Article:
DR. CRISPIN SARTWELL ~ Two Lectures, on Art & Bluegrass, Sept. 26 & 27, 6 p.m., Ball Hall Room 127

'Indeed, few objects are so simply and obviously beautiful as a well-made tool, the purpose of which is by necessity inscribed in its design, and craftsmen are devoted not only to making, but to an appreciation of tools, a love of the means by which they achieve their ends ... the process itself is beautiful, like a dance.'

- Crispin Sartwell




The son, grandson and great-grandson of newspaper editors, Dr. Crispin Sartwell is an American philosopher, educator and journalist who writes about myriad topics including politics, media, the arts, education and race. The former professor at Penn State University, University of Alabama and Maryland Institute College of Art is also the author and editor of a number of books, including The Art of Living: Aesthetics of the Ordinary in World Spiritual Traditions, Six Names of Beauty, Political Aesthetics and Obscenity, Anarchy, Reality. Sartwell got expelled from 10th grade for what he calls "fomenting revolution" and, after completing high school at the New Education Project, earned a bachelor's in English from University of Maryland, a master's in philosophy from Johns Hopkins University and a doctorate from University of Virginia. He has worked as a copy boy at the Washington Star, where he started writing about pop music, and as a free-lance rock critic for publications including Baltimore City Paper, High Fidelity and Melody Maker. Sartwell is a visiting associate professor of political science at Dickinson College, Carlisle, Pa., and the New York Times recently published his opinion piece titled "My Walden, My Walmart." His work has also appeared in Harper's, The Washington Post, and on Weekend All Things Considered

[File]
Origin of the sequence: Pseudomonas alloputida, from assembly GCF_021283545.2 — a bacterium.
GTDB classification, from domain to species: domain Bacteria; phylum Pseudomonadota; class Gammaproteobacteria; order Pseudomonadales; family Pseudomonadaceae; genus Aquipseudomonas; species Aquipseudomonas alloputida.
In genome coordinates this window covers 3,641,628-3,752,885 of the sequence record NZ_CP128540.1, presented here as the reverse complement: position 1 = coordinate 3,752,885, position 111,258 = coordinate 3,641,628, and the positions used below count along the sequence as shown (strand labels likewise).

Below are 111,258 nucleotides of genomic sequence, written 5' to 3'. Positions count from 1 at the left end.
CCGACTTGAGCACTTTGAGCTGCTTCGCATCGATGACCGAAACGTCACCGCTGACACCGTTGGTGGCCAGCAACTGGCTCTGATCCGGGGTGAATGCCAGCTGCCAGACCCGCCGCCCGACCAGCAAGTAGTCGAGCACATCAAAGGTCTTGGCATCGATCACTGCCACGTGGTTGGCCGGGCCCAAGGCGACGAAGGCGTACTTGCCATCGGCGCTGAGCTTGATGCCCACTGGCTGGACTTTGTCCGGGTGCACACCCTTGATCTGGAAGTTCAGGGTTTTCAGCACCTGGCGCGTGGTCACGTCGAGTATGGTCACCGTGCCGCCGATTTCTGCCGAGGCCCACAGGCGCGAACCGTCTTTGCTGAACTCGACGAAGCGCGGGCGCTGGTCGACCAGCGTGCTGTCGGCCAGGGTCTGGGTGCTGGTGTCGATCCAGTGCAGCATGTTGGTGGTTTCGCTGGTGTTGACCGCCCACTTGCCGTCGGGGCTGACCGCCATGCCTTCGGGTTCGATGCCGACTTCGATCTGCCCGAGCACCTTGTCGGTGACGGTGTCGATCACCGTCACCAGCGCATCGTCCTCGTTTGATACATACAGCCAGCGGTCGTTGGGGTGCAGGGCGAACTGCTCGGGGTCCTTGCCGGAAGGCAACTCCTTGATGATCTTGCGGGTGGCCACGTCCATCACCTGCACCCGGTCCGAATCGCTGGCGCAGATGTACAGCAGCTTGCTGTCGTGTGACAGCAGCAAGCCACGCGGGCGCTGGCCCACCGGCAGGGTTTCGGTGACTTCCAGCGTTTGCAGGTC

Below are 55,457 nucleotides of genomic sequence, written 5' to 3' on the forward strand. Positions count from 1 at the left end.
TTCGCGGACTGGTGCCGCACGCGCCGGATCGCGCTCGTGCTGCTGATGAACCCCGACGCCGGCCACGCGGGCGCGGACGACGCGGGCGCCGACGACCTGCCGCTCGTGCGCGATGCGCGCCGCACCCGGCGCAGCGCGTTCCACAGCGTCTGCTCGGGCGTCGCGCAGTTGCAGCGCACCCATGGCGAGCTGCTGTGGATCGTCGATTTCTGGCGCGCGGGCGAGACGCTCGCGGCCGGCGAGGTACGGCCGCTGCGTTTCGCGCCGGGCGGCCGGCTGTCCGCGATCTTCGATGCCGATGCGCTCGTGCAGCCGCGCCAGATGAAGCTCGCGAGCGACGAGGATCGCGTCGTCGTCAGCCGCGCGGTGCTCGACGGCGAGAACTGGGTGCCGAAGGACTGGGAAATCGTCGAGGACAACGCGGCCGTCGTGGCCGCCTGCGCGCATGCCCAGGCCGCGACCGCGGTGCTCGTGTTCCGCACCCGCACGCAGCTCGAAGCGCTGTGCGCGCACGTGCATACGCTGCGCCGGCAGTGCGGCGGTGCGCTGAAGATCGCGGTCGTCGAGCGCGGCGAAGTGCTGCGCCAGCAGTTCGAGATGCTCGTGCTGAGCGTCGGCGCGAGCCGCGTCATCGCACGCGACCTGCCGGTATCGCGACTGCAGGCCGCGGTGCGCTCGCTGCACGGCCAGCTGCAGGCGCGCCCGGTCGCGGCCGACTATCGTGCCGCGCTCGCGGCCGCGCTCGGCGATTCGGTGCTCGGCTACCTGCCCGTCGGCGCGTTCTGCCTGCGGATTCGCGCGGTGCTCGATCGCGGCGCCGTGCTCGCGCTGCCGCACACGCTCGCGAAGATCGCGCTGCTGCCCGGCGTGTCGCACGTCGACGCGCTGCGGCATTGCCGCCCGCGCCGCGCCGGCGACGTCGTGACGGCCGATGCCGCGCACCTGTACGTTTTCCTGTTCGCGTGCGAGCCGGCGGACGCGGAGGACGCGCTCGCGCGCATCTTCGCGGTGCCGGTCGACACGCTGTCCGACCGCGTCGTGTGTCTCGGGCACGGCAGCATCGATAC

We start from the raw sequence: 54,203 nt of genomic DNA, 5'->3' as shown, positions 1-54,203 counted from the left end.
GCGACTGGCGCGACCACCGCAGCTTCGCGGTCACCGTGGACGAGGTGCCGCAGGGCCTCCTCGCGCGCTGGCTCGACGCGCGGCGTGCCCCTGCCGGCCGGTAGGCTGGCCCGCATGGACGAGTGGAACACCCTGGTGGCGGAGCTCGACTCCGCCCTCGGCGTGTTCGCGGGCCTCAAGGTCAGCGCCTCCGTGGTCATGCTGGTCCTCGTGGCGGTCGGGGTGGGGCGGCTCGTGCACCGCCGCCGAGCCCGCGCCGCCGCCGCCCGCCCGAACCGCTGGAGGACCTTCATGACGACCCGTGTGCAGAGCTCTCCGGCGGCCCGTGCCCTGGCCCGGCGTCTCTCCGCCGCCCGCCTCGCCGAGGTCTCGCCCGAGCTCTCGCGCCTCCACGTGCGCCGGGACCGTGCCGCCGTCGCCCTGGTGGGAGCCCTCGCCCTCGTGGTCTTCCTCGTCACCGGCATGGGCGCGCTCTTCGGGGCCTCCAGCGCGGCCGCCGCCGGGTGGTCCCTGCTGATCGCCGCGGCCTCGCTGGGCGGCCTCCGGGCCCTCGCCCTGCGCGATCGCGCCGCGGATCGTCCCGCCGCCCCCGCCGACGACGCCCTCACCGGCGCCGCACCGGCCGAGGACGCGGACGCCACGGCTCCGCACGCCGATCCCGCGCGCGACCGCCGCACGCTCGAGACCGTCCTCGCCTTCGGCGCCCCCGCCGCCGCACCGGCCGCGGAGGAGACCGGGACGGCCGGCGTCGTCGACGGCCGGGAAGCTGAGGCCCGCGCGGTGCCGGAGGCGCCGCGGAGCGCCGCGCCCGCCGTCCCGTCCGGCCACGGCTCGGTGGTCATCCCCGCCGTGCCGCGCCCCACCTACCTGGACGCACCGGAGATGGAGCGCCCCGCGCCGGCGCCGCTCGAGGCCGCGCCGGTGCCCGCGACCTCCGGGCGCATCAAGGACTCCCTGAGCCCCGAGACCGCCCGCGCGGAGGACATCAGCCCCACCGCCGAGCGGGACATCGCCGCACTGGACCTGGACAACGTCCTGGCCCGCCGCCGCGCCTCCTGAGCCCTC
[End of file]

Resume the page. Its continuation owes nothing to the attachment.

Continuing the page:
Sartwell's blog

About the Lectures:

Holding on for Dear Life: The Value of Realism in Art
Wednesday, September 26, 2012, 6 p.m., Ball Hall Auditorium

Constriction and Creativity: Tradition and Innovation in Bluegrass Music
Thursday, September 27, 2012, 6 p.m., Ball Hall Auditorium


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